The artisan pies get high marks with locals, and the nod to gluten-free awareness in the form of pizzas, pastas and apps scores points with health-conscious foodies. Unlike many other Manhattan hotspots, Rubirosa can also accommodate large groups with advance notice, making it perfect for birthdays and parties.


Although it’s officially located in Nolita, Lombardi’s is just a few steps from Mulberry Street and definitely worth the detour, especially for first-time visitors. This Spring Street restaurant was licensed by the city in 1905, officially making it the first pizzeria in America. In fact, many of New York’s top pizza makers learned their craft from Gennaro Lombardi and spun off to open some of the city’s most famous pizzerias, including Totonno’s, Patsy’s and John’s.

Over 100 years after it opened, the sublime, slightly charred pies made with San Marzano tomatoes and fresh mozzarella top many a New Yorker’s list of the absolute best. The restaurant also has a full bar.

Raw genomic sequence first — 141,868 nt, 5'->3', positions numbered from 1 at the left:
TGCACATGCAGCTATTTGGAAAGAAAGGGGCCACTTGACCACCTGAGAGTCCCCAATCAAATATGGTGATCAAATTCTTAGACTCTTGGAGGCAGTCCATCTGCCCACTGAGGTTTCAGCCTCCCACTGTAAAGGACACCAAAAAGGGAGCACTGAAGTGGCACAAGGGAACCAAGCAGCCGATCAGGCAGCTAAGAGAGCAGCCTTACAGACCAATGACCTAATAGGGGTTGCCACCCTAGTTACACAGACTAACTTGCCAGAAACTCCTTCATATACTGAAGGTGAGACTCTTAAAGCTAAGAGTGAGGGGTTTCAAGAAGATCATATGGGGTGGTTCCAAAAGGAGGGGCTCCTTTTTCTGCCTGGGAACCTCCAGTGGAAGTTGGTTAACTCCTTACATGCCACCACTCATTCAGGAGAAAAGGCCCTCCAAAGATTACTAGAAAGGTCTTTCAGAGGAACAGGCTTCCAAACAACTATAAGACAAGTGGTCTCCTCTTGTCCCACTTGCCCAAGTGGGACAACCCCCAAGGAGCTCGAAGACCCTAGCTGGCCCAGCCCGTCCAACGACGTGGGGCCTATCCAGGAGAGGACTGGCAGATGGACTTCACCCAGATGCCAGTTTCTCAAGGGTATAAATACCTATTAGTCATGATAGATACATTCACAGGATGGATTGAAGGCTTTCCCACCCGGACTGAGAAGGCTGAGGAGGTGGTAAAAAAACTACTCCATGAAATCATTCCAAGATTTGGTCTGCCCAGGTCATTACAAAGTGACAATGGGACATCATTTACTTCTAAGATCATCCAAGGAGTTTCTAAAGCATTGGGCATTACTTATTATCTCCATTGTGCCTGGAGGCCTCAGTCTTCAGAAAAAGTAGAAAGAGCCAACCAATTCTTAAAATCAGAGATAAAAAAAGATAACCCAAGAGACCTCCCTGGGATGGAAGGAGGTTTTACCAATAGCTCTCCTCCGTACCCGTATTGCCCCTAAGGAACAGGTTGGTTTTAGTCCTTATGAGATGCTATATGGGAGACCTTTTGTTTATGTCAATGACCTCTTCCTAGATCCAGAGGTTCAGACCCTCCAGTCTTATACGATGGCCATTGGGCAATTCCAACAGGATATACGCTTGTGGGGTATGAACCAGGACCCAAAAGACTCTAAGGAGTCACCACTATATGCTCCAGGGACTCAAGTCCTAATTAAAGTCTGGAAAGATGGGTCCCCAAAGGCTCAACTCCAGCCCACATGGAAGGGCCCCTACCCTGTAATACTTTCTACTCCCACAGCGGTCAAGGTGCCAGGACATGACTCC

Two Hands (Nolita)

Photo courtesy of Two Hands

Yes, you’re in Littly Italy and it’s a bit sacrilegious to spend your time in an Australian cafe. But you know what? The Australians give the Italians a serious run for their money in the coffee department, so you’ll be forgiven if you pop in for a cuppa. Opt for one of the expertly crafted espresso drinks and a bite from the curated breakfast menu, which features (what else?) avocado toast, housemade granola and a smattering of plates and bowls filled with healthy, eggy goodness. With two other outposts in Tribeca and WIlliamsburg, Two Hands is open every day except for Christmas and Thanksgiving, giving you plenty of chances to give them a try.